the Harvey process.' It imported the speech of the parties and the common speech of the time into the description of the subject matter. The words, Harvey process, commonly are put in quotation marks in the first contract, thus emphasizing the adoption of common speech. They mean the process actually used. The contract states that it is dealing with the same thing that had been the subject of the former agreement. That agreement further identified that subject as a process which was tested at the Naval Ordinance Proving Ground. It also identified it, it is true, as a patented process; but, if the incompatibility of the two marks is more than trivial, as it was regarded by the court which found the facts with which we have to deal, the identification by personal familiarity and by common speech is more pungent and immediate than that by reference to a document couched in technical terms which the very argument for the United States declares not to have been understood. It is like a reference to monuments in a deed. As we have said, this identification by personal experiment and by common speech is carried forward into the contract in suit. The latter contract manifests on its face that it is dealing with a process actually in use, which requires the communication of practical knowledge, and which further experience may improve."
In concluding the opinion it was observed (pp. 196 U. S. 318-319):
"But the fuller the statement should be made, the more fully it would appear that the United States was dealing with a matter upon which it had all the knowledge that anyone had, that it was contracting for the use of a process which, however much it now may be impugned, the United States would not have used when it did but for the communications of the claimant, and that it was contracting for the process which it actually used -- a process which has revolutionized the naval armor of the world. "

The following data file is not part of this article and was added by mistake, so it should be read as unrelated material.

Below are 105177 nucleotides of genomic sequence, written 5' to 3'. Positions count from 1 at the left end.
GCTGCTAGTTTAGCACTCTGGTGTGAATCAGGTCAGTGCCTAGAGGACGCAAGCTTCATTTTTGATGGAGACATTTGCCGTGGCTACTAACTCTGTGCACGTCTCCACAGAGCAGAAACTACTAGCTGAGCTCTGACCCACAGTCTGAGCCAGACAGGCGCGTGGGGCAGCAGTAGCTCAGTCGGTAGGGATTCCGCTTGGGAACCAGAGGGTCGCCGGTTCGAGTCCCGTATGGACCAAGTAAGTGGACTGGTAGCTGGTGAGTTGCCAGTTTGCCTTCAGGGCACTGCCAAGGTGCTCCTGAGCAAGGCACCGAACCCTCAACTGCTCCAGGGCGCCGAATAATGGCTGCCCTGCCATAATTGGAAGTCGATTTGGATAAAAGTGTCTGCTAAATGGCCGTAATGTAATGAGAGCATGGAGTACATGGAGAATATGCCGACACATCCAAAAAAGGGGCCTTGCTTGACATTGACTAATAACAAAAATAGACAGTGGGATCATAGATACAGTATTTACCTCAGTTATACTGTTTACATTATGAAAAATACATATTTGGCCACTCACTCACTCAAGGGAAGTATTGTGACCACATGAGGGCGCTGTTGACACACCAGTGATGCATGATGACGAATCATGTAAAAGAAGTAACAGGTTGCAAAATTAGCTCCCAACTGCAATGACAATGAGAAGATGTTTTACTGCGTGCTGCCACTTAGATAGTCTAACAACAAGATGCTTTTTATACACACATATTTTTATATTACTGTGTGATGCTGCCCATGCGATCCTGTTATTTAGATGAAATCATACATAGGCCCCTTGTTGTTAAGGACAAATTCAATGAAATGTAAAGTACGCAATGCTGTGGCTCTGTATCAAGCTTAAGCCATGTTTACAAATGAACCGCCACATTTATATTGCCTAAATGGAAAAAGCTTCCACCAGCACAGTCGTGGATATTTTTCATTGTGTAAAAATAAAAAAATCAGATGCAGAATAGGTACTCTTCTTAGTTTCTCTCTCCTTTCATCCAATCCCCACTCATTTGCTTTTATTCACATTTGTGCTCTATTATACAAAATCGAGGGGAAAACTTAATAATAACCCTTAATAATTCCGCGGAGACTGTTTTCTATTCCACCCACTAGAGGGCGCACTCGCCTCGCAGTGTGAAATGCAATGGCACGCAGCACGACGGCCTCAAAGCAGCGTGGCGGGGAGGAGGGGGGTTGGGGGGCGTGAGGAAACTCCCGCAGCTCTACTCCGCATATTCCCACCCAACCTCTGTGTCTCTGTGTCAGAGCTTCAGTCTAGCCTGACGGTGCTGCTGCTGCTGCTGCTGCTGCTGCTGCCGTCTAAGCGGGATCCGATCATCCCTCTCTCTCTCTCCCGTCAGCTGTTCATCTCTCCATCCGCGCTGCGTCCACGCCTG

This decision plainly refutes the contention now again urged, that the Harvey process of the contract of 1893 is limited and strictly confined to the method of the patent, and it is here controlling. Furthermore, in no possible view do the findings in the present case present facts which even suggest the possibility of a different construction of the contract than that heretofore given. Those findings may be thus summarized: the method described in the patent for "producing a decrementally hardened tenacious armor plate" consisted in
"enclosing a low steel plate between a mass of noncarbonaceous material on one side and a mass of granular carbonaceous material firmly packed upon the other side, contained in a compartment formed within the heating chamber of a suitable furnace,"
etc. The noncarbonaceous material actually used in the "Harvey process" consisted of sand packed at the back of the plate to protect the same from the carbonaceous material and excessive heat, of which the government was advised by the patentee by an exhibition of the process with the use of sand prior to the contract of April 12, 1893.
The use of sand was gradually discontinued because the same result could be accomplished without it, and some of the companies manufacturing plates were so advised late in 1893. Since 1904, no sand or other noncarbonaceous material has been used by the Carnegie and Bethlehem companies manufacturing armor plate.
The process used by the Midvale Steel Company in the manufacture and production of armor plate was as follows: the plate to be carbonized was mounted, face up, on brick piers about 18 inches high, resting on the car bottom, about 1 foot apart. A row of bricks, 2 high, was then placed around the plate, and the carbonizing material was put inside of these bricks on the face of the plate, and raised about three fourths of an inch above the bricks. Mortar was edged up on the second bricks. Then the